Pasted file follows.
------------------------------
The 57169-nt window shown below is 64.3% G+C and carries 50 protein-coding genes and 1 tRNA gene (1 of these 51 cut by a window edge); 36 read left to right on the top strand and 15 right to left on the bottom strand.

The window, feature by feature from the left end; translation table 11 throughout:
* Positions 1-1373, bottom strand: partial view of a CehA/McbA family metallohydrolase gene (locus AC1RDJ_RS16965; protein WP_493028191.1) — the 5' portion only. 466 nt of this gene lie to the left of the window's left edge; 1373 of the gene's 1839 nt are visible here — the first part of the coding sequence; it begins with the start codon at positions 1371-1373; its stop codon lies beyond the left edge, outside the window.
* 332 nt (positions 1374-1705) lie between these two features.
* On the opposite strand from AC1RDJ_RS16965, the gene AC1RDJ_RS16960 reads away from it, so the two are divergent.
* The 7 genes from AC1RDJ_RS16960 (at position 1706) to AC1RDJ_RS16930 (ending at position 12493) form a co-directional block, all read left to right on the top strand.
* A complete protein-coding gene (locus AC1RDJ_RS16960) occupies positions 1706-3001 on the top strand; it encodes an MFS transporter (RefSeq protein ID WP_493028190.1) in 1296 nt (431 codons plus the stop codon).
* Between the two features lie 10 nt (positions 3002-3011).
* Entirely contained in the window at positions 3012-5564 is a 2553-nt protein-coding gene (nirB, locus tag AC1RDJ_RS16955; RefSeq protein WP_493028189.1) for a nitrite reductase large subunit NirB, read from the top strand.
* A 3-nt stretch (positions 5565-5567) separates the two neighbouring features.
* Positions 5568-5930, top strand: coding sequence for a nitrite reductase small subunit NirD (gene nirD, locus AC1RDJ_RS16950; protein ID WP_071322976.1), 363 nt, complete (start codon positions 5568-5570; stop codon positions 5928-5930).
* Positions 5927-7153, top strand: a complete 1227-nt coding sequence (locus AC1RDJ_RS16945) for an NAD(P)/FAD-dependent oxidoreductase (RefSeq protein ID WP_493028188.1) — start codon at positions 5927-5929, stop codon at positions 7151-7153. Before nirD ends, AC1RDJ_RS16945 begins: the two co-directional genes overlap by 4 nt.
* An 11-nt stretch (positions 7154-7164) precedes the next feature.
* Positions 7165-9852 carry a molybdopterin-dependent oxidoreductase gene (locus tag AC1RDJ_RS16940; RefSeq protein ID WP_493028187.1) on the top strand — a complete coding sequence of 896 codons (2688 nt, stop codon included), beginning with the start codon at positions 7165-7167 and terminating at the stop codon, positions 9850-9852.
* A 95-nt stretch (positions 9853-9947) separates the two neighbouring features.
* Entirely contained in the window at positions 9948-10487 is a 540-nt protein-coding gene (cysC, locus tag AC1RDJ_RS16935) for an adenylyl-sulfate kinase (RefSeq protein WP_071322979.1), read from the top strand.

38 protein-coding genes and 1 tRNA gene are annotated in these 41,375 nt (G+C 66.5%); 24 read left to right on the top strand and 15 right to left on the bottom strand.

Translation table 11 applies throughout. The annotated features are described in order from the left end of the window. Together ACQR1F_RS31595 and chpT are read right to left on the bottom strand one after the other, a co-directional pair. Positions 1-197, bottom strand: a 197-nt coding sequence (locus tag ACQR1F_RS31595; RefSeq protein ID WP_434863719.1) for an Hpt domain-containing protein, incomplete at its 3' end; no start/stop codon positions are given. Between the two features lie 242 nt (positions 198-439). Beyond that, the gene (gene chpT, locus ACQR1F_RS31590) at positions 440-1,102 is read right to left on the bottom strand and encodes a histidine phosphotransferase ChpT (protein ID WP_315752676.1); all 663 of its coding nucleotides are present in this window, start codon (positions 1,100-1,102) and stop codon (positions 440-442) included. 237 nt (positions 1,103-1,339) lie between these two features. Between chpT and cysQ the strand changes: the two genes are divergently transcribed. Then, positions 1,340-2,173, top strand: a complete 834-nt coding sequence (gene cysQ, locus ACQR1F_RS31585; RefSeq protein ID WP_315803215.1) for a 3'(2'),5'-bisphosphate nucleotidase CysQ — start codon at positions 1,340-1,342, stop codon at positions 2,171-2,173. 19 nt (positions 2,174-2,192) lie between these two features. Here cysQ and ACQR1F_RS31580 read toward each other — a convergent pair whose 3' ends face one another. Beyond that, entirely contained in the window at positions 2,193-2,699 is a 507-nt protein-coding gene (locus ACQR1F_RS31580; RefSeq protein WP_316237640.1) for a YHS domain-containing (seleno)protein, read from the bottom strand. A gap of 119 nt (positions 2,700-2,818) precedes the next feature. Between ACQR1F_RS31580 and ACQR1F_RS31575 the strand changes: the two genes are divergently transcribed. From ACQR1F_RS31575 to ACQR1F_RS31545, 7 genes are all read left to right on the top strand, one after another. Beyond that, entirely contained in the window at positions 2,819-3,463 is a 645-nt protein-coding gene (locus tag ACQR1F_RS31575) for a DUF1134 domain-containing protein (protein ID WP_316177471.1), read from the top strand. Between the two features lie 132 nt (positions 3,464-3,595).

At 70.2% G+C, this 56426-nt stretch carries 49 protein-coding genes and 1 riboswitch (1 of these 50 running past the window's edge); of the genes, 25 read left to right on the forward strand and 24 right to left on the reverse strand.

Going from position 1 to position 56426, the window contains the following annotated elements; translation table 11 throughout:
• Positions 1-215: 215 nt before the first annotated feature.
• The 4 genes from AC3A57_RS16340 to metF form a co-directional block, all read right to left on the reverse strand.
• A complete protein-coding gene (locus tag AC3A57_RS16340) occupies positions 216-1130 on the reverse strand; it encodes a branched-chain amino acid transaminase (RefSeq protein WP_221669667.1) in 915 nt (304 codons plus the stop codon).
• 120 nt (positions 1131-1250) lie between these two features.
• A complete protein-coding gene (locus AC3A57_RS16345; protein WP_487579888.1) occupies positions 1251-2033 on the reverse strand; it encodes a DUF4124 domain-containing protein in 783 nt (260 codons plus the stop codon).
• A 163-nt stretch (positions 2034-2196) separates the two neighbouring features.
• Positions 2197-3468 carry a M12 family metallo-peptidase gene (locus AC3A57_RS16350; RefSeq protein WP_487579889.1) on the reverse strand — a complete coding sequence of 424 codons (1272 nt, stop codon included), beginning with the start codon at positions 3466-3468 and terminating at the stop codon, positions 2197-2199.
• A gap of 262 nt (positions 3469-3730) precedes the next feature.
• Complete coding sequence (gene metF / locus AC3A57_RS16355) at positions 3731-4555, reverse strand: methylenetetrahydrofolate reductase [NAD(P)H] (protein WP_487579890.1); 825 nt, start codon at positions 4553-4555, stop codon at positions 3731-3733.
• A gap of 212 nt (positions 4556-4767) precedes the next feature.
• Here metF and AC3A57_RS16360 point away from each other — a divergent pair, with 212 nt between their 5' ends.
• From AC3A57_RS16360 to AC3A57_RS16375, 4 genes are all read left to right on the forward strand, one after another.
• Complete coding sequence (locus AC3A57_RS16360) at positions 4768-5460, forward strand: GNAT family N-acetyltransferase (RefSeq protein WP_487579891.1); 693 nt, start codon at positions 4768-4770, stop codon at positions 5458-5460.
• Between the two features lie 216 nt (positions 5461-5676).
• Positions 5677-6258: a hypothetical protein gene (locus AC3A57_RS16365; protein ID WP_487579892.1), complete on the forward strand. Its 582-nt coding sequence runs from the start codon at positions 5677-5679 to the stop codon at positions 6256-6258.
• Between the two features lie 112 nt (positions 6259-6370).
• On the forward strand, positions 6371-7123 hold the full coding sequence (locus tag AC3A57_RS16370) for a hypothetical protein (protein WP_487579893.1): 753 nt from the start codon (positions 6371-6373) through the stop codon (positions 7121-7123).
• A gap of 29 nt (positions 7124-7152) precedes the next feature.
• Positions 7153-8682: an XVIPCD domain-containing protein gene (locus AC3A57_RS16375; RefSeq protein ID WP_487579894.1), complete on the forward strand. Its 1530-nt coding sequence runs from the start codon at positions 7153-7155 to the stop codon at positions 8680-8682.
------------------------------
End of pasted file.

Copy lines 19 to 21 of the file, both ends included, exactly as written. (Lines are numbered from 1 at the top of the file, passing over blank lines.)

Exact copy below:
At 70.2% G+C, this 56426-nt stretch carries 49 protein-coding genes and 1 riboswitch (1 of these 50 running past the window's edge); of the genes, 25 read left to right on the forward strand and 24 right to left on the reverse strand.

Going from position 1 to position 56426, the window contains the following annotated elements; translation table 11 throughout:
• Positions 1-215: 215 nt before the first annotated feature.